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Radiology departments as COVID-19 entry-door might improve healthcare efficacy and efficiency, and emergency department safety



Possible COVID-19 pneumonia patients (ppCOVID-19) generally overwhelmed emergency departments (EDs) during the first COVID-19 wave. Home-confinement and primary-care phone follow-up was the first-level regional policy for preventing EDs to collapse. But when X-rays were needed, the traditional outpatient workflow at the radiology department was inefficient and potential interpersonal infections were of concern. We aimed to assess the efficiency of a primary-care high-resolution radiology service (pcHRRS) for ppCOVID-19 in terms of time at hospital and decision’s reliability.


We assessed 849 consecutive ppCOVID-19 patients, 418 through the pcHRRS (home-confined ppCOVID-19 with negative—group 1- and positive—group 2-X-rays) and 431 arriving with respiratory symptoms to the ED by themselves (group 3). The pcHRRS provided X-rays and oximetry in an only-one-patient agenda. Radiologists made next-step decisions (group 1: pneumonia negative, home-confinement follow-up; group 2: pneumonia positive, ED assessment) according to X-ray results. We used ANOVA and Bonferroni correction, Student T, Chi2 tests to analyse changes in the ED workload, time-to-decision differences between groups, potential delays in patients acceding through the ED, and pcHRRS performance for deciding admission.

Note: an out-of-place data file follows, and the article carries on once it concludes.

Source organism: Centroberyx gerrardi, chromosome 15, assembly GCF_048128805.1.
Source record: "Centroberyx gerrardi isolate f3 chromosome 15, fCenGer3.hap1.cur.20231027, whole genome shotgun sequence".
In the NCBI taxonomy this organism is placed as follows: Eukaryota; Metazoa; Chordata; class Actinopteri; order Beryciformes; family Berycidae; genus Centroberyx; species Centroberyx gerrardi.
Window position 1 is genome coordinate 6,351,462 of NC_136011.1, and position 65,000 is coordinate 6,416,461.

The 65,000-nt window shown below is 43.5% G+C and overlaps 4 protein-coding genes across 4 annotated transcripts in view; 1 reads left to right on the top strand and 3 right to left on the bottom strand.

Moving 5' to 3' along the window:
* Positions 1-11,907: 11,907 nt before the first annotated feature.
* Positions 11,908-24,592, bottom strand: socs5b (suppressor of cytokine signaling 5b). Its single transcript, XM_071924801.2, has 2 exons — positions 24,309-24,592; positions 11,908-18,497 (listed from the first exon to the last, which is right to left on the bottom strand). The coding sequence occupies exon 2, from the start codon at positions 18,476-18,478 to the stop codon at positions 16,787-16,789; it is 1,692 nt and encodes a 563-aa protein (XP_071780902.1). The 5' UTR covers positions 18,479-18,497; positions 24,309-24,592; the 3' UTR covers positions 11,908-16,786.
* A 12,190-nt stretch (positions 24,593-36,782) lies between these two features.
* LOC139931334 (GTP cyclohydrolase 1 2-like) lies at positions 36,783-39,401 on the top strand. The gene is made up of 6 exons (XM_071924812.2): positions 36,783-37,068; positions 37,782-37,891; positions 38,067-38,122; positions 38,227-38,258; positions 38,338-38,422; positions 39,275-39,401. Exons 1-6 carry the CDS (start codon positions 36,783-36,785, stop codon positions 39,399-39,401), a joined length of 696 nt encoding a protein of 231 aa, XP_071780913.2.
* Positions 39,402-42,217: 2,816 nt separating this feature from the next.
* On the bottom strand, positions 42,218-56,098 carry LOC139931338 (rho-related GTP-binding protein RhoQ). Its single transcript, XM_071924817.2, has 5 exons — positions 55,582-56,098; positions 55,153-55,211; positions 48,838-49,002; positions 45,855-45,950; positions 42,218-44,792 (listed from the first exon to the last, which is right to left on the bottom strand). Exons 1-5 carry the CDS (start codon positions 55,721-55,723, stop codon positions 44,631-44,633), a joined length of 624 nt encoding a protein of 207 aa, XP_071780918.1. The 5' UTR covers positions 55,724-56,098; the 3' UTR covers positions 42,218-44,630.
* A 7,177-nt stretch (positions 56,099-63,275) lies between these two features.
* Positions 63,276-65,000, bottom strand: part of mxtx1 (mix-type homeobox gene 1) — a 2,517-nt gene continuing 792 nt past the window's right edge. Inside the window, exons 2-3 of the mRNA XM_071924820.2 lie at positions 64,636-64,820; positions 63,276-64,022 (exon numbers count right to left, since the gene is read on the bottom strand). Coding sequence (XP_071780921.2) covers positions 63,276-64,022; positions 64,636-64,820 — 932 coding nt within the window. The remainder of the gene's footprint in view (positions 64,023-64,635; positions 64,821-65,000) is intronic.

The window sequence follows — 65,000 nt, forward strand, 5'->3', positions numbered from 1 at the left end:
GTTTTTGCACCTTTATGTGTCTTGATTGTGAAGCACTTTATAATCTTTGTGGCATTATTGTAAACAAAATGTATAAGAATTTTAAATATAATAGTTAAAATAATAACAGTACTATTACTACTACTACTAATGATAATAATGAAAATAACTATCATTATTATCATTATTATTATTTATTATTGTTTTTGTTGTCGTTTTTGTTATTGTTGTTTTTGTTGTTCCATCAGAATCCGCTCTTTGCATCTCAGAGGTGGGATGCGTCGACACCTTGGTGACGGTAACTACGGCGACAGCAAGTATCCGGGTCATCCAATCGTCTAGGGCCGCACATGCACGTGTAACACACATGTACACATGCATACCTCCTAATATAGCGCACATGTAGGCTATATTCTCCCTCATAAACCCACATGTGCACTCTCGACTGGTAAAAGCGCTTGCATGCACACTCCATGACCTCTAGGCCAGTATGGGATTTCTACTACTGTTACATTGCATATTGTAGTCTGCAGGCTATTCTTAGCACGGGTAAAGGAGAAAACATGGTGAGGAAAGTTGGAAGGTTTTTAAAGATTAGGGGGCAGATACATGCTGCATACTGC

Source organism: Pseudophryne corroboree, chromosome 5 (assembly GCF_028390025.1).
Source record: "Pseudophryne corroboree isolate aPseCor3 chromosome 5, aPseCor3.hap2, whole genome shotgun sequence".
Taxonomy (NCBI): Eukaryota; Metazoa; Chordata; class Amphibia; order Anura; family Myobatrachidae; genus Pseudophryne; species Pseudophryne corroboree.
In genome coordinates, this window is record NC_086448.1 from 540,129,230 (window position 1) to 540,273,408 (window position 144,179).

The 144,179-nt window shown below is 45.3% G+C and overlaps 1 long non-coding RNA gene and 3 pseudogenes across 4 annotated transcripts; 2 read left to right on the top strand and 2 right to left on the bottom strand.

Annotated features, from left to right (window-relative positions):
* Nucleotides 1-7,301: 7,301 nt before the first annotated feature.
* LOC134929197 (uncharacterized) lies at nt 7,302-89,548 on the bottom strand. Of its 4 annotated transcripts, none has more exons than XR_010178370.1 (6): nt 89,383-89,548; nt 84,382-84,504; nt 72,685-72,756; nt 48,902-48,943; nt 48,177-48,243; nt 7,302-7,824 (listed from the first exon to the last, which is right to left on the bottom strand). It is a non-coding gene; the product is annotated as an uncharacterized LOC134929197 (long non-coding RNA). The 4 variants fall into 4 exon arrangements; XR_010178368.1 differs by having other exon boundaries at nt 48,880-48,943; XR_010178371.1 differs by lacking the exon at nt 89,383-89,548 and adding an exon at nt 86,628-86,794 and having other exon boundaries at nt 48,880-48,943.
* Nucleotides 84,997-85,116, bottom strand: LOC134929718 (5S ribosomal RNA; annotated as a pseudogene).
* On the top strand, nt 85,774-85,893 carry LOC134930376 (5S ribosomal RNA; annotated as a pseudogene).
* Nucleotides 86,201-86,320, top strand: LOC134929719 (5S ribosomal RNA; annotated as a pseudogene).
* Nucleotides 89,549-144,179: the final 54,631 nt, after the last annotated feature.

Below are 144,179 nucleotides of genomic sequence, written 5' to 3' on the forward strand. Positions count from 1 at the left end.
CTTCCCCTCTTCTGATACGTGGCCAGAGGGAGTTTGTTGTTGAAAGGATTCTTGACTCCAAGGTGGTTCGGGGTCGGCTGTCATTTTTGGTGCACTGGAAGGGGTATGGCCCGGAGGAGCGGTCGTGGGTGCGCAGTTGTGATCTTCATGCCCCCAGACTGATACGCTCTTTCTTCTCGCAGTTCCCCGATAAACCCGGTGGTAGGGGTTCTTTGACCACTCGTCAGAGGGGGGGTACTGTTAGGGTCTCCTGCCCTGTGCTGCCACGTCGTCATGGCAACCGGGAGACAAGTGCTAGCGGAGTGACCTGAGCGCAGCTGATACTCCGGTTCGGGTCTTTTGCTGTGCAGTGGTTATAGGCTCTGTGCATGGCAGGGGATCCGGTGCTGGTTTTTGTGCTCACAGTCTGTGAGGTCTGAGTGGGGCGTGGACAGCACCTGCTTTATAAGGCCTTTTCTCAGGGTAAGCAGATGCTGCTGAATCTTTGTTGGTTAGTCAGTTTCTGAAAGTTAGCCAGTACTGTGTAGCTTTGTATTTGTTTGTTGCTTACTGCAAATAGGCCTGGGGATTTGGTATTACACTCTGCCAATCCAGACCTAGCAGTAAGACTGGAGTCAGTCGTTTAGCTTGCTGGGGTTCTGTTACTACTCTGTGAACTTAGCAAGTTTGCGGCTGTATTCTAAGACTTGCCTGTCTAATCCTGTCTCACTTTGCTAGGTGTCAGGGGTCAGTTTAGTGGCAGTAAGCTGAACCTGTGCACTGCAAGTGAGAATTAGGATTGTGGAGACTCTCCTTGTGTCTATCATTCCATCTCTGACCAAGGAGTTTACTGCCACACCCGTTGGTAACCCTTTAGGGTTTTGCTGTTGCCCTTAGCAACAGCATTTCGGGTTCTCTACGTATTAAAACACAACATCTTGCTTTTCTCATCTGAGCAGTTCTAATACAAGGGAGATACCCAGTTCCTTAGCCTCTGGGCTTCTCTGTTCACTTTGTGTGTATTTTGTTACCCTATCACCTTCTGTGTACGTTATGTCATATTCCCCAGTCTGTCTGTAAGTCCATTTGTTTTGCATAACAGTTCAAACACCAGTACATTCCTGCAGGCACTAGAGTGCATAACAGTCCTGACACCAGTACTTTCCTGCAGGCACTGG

The pcHRRS halved ED respiratory patients (49.2%), allowed faster decisions (group 1 vs. home-discharged group 2 and group 3 patients: 0:41 ± 1:05 h; 3:36 ± 2:58 h; 3:50 ± 3:16 h; group 1 vs. all group 2 and group 3 patients: 0:41 ± 1:05 h; 5.25 ± 3.08; 5:36 ± 4:36 h; group 2 vs. group 3 admitted patients: 5:27 ± 3:08 h vs. 7:42 ± 5:02 h; all p < 0.001) and prompted admission (84/93, 90.3%) while maintaining time response for ED patients.


Our pcHRRS may be a more efficient entry-door for ppCOVID-19 by decreasing ED patients and making expedited decisions while guaranteeing social distance.

Key points

  • The pcHRRS provided safe and efficient support for home-confined possible COVID-19 pneumonia.

  • The pcHRRS was easy to set up and succeeded very soon.